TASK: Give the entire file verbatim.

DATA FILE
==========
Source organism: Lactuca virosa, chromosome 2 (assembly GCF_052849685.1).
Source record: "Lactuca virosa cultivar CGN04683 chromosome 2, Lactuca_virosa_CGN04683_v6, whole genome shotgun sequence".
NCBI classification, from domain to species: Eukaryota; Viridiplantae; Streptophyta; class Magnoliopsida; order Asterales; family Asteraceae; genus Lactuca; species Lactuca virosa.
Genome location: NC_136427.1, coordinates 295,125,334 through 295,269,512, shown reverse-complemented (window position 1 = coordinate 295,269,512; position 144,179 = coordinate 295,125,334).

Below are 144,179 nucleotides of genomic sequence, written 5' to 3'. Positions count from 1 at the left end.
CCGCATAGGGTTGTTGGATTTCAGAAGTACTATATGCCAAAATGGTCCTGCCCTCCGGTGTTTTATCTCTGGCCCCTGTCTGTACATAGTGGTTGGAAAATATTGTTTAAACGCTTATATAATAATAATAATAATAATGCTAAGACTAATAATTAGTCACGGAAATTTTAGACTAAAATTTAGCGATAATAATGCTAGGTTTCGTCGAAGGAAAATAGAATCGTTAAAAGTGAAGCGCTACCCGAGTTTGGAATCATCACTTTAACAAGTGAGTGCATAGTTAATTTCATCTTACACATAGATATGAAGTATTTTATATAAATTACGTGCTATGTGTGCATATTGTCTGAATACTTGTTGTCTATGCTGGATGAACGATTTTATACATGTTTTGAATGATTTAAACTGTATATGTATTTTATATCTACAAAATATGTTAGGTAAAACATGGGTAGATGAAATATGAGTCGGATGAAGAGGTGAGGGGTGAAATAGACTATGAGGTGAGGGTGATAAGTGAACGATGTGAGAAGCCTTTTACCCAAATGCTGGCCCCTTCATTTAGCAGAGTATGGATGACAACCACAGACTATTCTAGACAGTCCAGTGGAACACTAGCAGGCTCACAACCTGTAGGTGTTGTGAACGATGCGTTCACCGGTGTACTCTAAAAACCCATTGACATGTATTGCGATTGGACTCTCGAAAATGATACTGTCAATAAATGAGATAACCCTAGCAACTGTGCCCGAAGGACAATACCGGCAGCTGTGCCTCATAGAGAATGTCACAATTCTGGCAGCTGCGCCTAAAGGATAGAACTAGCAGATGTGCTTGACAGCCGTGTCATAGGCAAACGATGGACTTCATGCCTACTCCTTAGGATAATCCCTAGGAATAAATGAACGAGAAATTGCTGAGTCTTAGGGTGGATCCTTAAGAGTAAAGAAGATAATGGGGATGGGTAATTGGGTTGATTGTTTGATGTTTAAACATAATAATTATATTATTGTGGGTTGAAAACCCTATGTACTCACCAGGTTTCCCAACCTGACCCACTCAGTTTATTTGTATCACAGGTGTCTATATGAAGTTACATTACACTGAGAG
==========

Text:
Source organism: Lactuca virosa, chromosome 2 (assembly GCF_052849685.1).
Source record: "Lactuca virosa cultivar CGN04683 chromosome 2, Lactuca_virosa_CGN04683_v6, whole genome shotgun sequence".
NCBI classification, from domain to species: Eukaryota; Viridiplantae; Streptophyta; class Magnoliopsida; order Asterales; family Asteraceae; genus Lactuca; species Lactuca virosa.
Genome location: NC_136427.1, coordinates 295,125,334 through 295,269,512, shown reverse-complemented (window position 1 = coordinate 295,269,512; position 144,179 = coordinate 295,125,334).

Below are 144,179 nucleotides of genomic sequence, written 5' to 3'. Positions count from 1 at the left end.
CCGCATAGGGTTGTTGGATTTCAGAAGTACTATATGCCAAAATGGTCCTGCCCTCCGGTGTTTTATCTCTGGCCCCTGTCTGTACATAGTGGTTGGAAAATATTGTTTAAACGCTTATATAATAATAATAATAATAATGCTAAGACTAATAATTAGTCACGGAAATTTTAGACTAAAATTTAGCGATAATAATGCTAGGTTTCGTCGAAGGAAAATAGAATCGTTAAAAGTGAAGCGCTACCCGAGTTTGGAATCATCACTTTAACAAGTGAGTGCATAGTTAATTTCATCTTACACATAGATATGAAGTATTTTATATAAATTACGTGCTATGTGTGCATATTGTCTGAATACTTGTTGTCTATGCTGGATGAACGATTTTATACATGTTTTGAATGATTTAAACTGTATATGTATTTTATATCTACAAAATATGTTAGGTAAAACATGGGTAGATGAAATATGAGTCGGATGAAGAGGTGAGGGGTGAAATAGACTATGAGGTGAGGGTGATAAGTGAACGATGTGAGAAGCCTTTTACCCAAATGCTGGCCCCTTCATTTAGCAGAGTATGGATGACAACCACAGACTATTCTAGACAGTCCAGTGGAACACTAGCAGGCTCACAACCTGTAGGTGTTGTGAACGATGCGTTCACCGGTGTACTCTAAAAACCCATTGACATGTATTGCGATTGGACTCTCGAAAATGATACTGTCAATAAATGAGATAACCCTAGCAACTGTGCCCGAAGGACAATACCGGCAGCTGTGCCTCATAGAGAATGTCACAATTCTGGCAGCTGCGCCTAAAGGATAGAACTAGCAGATGTGCTTGACAGCCGTGTCATAGGCAAACGATGGACTTCATGCCTACTCCTTAGGATAATCCCTAGGAATAAATGAACGAGAAATTGCTGAGTCTTAGGGTGGATCCTTAAGAGTAAAGAAGATAATGGGGATGGGTAATTGGGTTGATTGTTTGATGTTTAAACATAATAATTATATTATTGTGGGTTGAAAACCCTATGTACTCACCAGGTTTCCCAACCTGACCCACTCAGTTTATTTGTATCACAGGTGTCTATATGAAGTTACATTACACTGAGAG